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Note: This material has been taken from "Provincial Development Plan, Balkh Provincial Profile" prepared by the Ministry of Rural Rehabilitation and Development (MRRD), 2007.




Balkh province is situated in the northern part of Afghanistan, bordering Uzbekistan in the North, Tajikistan in the North-East, Kunduz province in the East, Samangan province in the South-East, Sar-e-Pul province in the South-West and Jauzjan province in the West. The capital city of the province is Mazar-e-Sharif, one of the biggest commercial and financial centres of Afghanistan. The province covers an area of 16,840 km2. Nearly half of the province is mountainous or semi mountainous terrain (48.7%) while half of the area (50.2%) is made up of flat land, as the following table shows:

Topography type

Flat Mountainous Semi Mountainous Semi Flat Not Reported TOTAL
50.2% 42.0% 6.7% .9% .3% 100.0%
Source: CSO/UNFPA Socio Economic and Demographic Profile


The province is divided into 15 districts. The provincial capital is Mazar-e-Sharif which has a population of about 375,181 inhabitants.


Demography and Population

Balkh has a total population of 1,123,948. There are 119,378 households in the province and households on average have 7 members. The following table shows the population by district: 



Around 66% of the population of Balkh lives in rural districts while 34% lives in urban areas. Around 51 % of the population is male and 49% is female. The major ethnic groups living in Balkh province are Tajiks and Pashtoons followed by Uzbek, Hazaras, Turkman, Arab and Baluch. Dari is spoken by about 50% of the population and 58% of the villages. The second most frequent language is Pashtu, spoken by the majorities in 266 villages representing 27% of the population, followed by Turkmani (11.9%) and Uzbeki (10.7%).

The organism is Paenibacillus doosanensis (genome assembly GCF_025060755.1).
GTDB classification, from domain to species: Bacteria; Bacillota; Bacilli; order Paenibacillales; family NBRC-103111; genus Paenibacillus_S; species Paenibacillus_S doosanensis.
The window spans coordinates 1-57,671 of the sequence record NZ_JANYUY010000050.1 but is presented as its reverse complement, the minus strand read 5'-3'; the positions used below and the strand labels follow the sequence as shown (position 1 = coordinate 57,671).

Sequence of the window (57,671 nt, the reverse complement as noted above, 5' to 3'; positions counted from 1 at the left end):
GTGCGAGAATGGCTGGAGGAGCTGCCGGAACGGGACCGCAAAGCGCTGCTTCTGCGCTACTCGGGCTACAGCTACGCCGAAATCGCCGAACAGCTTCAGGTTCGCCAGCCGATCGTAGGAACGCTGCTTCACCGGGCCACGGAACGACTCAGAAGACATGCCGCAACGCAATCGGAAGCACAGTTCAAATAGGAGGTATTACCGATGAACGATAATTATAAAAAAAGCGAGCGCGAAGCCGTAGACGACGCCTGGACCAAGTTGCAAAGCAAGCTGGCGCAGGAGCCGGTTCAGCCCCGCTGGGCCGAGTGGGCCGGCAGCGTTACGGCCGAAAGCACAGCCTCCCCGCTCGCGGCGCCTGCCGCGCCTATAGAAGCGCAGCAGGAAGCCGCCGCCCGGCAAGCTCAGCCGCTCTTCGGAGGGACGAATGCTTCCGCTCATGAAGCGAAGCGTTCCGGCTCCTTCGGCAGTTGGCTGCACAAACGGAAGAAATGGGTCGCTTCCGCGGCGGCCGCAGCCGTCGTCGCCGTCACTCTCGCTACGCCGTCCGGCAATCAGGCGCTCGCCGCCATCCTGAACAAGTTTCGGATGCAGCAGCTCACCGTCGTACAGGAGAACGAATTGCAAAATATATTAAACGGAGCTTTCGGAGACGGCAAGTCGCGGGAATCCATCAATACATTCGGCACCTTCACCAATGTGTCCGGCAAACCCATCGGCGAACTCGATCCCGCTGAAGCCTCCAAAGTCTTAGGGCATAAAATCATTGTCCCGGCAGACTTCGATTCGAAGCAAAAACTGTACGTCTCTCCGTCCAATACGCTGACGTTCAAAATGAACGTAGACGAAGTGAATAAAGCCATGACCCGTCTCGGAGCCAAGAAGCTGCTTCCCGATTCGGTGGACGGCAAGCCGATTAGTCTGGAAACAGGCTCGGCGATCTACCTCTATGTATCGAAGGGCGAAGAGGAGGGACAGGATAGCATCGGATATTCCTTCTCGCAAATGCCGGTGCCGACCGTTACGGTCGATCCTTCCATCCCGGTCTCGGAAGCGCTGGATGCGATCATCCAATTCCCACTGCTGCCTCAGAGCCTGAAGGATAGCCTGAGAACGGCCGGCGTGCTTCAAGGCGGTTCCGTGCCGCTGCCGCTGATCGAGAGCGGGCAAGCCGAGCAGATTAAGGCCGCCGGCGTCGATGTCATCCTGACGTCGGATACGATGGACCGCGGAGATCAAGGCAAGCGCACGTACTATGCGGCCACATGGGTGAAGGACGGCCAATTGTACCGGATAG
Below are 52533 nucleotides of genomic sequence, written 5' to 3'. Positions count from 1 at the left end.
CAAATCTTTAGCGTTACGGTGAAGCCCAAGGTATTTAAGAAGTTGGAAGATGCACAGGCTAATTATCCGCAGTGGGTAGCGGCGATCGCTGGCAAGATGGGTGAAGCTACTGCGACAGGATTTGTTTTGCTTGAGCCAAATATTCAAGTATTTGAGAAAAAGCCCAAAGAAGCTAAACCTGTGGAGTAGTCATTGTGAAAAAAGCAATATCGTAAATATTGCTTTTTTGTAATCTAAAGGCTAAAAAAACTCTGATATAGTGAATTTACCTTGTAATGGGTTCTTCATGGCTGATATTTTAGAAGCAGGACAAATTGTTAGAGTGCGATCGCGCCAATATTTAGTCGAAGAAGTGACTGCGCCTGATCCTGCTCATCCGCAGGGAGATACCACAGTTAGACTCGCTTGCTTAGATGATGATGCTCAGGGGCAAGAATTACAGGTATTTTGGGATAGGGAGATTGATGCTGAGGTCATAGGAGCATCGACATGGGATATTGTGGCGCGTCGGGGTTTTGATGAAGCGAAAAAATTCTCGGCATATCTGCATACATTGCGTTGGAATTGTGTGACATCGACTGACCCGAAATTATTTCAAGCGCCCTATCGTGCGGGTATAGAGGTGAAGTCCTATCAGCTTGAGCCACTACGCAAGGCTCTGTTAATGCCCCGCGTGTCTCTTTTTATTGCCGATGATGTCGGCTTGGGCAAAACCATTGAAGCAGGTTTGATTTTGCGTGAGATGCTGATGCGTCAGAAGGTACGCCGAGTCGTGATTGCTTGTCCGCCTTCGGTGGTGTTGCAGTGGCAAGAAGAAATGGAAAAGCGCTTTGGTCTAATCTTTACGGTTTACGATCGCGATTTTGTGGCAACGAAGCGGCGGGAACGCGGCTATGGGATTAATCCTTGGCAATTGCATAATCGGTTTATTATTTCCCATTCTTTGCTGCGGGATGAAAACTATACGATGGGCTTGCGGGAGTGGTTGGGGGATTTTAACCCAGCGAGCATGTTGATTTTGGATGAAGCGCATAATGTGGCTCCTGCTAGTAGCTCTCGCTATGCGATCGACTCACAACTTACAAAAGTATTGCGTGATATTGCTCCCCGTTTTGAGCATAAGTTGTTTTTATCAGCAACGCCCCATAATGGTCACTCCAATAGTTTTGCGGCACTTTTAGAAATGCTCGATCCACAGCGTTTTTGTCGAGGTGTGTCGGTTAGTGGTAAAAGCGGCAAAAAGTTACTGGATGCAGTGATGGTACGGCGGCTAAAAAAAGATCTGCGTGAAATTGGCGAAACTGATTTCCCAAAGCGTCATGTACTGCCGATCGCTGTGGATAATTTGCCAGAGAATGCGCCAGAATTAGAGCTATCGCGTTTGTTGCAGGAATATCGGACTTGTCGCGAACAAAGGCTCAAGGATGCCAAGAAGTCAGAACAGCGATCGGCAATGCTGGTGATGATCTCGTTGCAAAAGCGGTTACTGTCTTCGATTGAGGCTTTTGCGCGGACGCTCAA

Balkh province also has a population of Kuchis or nomads whose numbers vary in different seasons. In winter 52,929 individuals, or 2.2% of the overall Kuchi population, stay in Balkh living in 80 communities. Half of these are short-range partially migratory, another third are long-range partially migratory, and 18% are settled. Overall, for long and short range migratory categories, less than half of the community migrates. In the winter both groups stay mostly in one area and don’t move around during the season. In the summer season, some 120 long range migratory Kuchi households come from Saripul province to Balkh province. The Kuchi population in the summer is 59,776 individuals.



Infrastructure and Natural Resources

The provision of basic infrastructure such as water and sanitation, energy, transport and communications is one of the key elements necessary to provide the building blocks for private sector expansion, equitable economic growth, increased employment and accelerated agricultural productivity.

In Balkh province, on average only 31% of households use safe drinking water. This rises to 67% in the urban area, and falls to 12% in rural areas. Four of five households (80%) have direct access to their main source of drinking water within their community, however almost one in five households (18%) has to travel for up to an hour to access drinking water, and for 1% travel to access drinking water can take up to 6 hours as the table below shows:

Time required accessing main source of drinking water
In community Less than 1 hour 1-3 hours 3-6 hours
80% 18% 1% 1%
Source: NRVA 2005


On average only 12% of households have access to safe toilet facilities. The situation is better in the urban area where 15% of households have safe toilets, but this is true for only 10% of rural households. The following table shows the kinds of toilet facilities used by households in the province:

Toilet facilities used by households